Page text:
John Grisham has made his name with legal pot-boilers and page-turners. But many of them have unusual twists of plot or out-of-the ordinary characters. The Testament (link right) bears some simliarities to The Summons in that they both feature the wills of a dying man, drunks who are trying to straighten themselves out, and a fight over inheritance. But The Testament is a bit deeper than some of Grisham’s other work.

Mulit-billionaire Troy Phelan signs a single page holographic will leaving his fortune to a previously unknown illegitmate daughter, then jumps fourteen stories to his death. Nate O’Riley is dragged from rehab and sent into the Pantanal jungle to find Rachel Lane, who is working as a missionary to remote Indian tribes. Nate has to persuade Rachel to sign an acknowledgement of the will -and preferably take the money, which will otherwise go to the wastrel Phelan children.

The meeting leads to a change for both Rachel and Nate – between whom there appears the beginnings of an affinity. Without spoiling the plot, I can reveal that Nate re-evaulates the practical necessities of life, and Rachel realises that she cannot pretend that her fortune does not exist.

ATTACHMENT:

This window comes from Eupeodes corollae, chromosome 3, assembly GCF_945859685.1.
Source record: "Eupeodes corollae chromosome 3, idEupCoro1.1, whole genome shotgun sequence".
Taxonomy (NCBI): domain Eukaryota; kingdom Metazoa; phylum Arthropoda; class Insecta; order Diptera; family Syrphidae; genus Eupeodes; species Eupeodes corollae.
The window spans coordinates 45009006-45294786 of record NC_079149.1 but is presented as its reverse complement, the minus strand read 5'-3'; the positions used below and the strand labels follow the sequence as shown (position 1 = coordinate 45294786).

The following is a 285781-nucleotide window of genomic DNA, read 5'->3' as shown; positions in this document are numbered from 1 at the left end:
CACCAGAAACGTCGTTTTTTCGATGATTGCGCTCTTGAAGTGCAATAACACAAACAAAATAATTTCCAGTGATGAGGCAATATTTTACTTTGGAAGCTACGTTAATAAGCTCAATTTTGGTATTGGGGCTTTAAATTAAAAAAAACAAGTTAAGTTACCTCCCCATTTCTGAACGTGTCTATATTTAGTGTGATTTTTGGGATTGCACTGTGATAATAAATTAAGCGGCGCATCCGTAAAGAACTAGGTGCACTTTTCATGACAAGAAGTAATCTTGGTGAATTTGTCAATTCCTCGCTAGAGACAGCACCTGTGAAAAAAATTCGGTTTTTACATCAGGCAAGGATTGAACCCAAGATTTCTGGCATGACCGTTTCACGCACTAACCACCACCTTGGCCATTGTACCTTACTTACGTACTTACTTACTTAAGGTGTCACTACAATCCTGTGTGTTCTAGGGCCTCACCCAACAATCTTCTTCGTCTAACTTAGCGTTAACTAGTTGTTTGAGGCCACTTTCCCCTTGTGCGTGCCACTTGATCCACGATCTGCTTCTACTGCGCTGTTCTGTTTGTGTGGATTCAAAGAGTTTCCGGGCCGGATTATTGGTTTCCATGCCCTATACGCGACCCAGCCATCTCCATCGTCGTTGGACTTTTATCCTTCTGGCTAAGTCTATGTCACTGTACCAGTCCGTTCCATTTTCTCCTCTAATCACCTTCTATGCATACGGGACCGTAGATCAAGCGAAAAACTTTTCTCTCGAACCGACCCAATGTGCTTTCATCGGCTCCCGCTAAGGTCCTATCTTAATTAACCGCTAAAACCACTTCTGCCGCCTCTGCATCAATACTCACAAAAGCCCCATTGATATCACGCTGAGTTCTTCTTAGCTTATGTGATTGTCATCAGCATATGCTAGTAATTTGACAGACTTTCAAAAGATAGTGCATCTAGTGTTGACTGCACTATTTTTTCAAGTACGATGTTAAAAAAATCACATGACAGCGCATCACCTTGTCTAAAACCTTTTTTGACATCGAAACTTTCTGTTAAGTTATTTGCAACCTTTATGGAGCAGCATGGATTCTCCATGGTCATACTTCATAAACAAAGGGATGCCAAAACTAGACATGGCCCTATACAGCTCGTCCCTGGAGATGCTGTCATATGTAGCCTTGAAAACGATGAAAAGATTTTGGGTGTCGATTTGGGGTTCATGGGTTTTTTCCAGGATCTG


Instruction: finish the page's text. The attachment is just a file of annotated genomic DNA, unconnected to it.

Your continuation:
In some senses the writing is not as strong as Grisham’s other novels – perhaps because the issues here are more personal than political. But the characters are gripping. I certainly felt some empathy with both Nate and Rachel in the struggle to establish and maintain a moral compass. In this respect, the book reminds me of Bleachers which explored the issue of loyalty surrounding a small-town football team.

About prophetable

My wife Elizabeth and I were commissioned as Officers (ministers) in The Salvation Army in 1997, and have served in appointments in England and Scotland. Since July 2016 I have been working in The Salvation Army's Scotland Office as combined parliamentary and ecumenical representative.
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